Now the third segment, closing on Latin America, Page 13. Factually, reported revenue dropped by 12.2%, especially in future gains, strongly penalized by the unfavorable evolution of the local currency. This represents a EUR 42 million negative ForEx impact. Again, usual suspect, Argentine peso. But the Brazilian real, which I pointed out earlier, has been uncommon over the past years. I will come back to that later on, on the EBITDA.

But going forward, I mean there is no reason to be more optimistic on the reshape of those 2 currencies for next semester.

But if we exclude this negative impact, the sale increased by 20.8%. And if you remove the boost from inflation in Argentina, this is still plus 5%, which is still sizable. This is a result of what? This is a result of first volume increase in wine, in Argentina and Chile, still wine, offsetting a softening Brazil market. We have seen that certainly in the second part of the month of March, April and May, especially on the beer side. But the country has been showing some positive signs of recovery over the past 2 months.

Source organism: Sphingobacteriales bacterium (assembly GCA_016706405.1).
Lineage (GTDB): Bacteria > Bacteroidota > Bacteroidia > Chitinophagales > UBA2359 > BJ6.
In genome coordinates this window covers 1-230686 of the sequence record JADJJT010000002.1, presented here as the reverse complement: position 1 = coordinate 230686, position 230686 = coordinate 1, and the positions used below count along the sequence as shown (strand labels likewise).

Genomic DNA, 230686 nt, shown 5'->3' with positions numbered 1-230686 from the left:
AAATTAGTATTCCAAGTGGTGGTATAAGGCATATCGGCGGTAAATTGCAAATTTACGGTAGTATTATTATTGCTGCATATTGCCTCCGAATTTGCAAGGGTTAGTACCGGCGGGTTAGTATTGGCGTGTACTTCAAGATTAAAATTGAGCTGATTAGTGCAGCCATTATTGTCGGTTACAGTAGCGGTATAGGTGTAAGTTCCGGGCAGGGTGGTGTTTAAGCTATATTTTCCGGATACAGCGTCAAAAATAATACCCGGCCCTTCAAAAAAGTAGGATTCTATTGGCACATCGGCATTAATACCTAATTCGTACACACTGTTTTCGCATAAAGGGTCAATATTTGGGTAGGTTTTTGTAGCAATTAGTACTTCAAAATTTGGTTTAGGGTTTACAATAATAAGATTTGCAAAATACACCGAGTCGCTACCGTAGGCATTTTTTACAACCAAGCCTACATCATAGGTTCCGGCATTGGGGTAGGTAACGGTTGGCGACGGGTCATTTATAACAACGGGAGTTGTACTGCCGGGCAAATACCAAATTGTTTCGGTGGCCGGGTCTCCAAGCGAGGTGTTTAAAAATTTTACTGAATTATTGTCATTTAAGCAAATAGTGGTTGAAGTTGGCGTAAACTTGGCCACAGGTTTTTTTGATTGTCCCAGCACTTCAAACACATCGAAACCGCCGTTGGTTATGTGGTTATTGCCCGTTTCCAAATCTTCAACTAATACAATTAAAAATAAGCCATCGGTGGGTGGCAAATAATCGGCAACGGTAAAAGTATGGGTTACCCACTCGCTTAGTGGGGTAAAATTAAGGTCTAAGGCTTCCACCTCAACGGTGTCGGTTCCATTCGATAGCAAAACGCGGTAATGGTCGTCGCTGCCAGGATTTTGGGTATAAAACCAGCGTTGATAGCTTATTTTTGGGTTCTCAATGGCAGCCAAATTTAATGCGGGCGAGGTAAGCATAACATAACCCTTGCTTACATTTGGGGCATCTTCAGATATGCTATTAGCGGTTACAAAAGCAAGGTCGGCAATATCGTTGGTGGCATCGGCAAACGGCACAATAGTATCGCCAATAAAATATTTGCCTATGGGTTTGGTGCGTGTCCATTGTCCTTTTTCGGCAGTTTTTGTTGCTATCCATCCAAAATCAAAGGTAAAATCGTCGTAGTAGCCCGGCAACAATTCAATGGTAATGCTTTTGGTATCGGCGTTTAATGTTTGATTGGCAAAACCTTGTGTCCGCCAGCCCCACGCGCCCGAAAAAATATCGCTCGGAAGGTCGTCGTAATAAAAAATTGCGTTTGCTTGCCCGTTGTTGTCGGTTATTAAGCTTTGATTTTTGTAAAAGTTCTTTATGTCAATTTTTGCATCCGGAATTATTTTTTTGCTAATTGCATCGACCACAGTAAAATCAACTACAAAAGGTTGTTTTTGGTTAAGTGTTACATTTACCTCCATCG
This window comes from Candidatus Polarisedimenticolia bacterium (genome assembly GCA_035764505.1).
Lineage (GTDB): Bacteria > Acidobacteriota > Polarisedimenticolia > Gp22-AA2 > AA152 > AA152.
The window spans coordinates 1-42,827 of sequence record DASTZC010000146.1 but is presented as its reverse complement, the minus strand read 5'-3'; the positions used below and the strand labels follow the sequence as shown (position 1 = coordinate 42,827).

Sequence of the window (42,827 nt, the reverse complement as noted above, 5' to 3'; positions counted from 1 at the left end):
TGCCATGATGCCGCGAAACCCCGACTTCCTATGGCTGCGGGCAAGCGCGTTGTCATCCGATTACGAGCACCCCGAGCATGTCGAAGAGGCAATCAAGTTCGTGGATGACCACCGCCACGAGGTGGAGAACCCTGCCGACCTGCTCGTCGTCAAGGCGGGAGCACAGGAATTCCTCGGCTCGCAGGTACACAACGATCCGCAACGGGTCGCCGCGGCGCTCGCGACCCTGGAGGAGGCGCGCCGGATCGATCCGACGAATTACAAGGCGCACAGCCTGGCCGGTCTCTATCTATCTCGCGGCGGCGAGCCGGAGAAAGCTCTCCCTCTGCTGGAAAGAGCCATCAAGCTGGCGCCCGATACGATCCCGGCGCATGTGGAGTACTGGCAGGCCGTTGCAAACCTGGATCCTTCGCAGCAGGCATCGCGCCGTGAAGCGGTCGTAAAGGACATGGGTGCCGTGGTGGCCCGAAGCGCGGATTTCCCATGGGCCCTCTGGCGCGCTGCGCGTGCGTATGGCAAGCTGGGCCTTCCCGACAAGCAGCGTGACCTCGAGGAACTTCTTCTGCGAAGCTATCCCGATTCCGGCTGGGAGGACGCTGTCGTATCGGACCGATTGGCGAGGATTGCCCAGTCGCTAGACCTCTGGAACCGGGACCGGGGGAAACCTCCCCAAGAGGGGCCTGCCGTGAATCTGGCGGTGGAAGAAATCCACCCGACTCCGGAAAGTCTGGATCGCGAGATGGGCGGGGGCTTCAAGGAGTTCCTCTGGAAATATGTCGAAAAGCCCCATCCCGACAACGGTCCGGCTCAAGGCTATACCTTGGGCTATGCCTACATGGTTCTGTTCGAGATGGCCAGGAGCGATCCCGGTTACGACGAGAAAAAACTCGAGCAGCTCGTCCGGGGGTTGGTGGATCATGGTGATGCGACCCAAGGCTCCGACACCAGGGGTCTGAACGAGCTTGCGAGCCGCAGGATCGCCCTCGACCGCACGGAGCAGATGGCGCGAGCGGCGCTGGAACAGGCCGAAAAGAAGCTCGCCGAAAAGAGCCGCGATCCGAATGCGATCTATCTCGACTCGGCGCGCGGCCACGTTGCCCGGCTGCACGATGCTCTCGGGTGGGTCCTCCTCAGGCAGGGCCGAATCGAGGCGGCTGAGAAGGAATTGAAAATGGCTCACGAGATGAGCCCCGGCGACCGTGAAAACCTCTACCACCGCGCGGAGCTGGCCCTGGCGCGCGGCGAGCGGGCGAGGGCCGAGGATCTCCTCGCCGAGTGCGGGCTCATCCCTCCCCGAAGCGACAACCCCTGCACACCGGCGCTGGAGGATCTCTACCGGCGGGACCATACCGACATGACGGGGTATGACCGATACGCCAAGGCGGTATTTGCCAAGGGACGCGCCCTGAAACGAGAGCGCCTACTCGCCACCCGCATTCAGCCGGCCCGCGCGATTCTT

As regards to the sales price increases, this — they continue to contribute positively everywhere in the region, particularly in Argentina where I said it’s not optional if you want to continue business, where the pricing (inaudible) very active. And I want to just, to highlight that every quarter, that I want to highlight the point of the drop, that optimism over there, in an environment that remains highly inflationary and politically/economically, there is a big discussion about the Argentine debt coming up, (inaudible), which is at the moment which is very fluid, (inaudible) of fluid.

Now that we have covered the top line, let’s move on to review the adjusted EBITDA, and we’re going to move, by the group on the Slide 14. As introduced by Michel, the adjusted EBITDA decreased by 4.5% in the first half of the year, reaching EUR 299 million. If we exclude the ForEx conversion impact, it remained flat in value. This good performance is driven by: number one, our ability to contain volume decreases. And on top of that, June was a good month; second one is still a positive pricing/cost spread, confirming the point of 4 pillar, and which is linked to our dynamic pricing policy.

And finally our third pillar, which is our capability to pursue our productivity plan and therefore reduce on a permanent basis, on a structural basis, our cost base and by being more efficient. The performance from the plant, led to a net reduction in cash production costs of EUR 19 million in the first half of 2020. Remember, our target is a net reduction on a yearly basis of 2%. This represent a 2.3% improvement.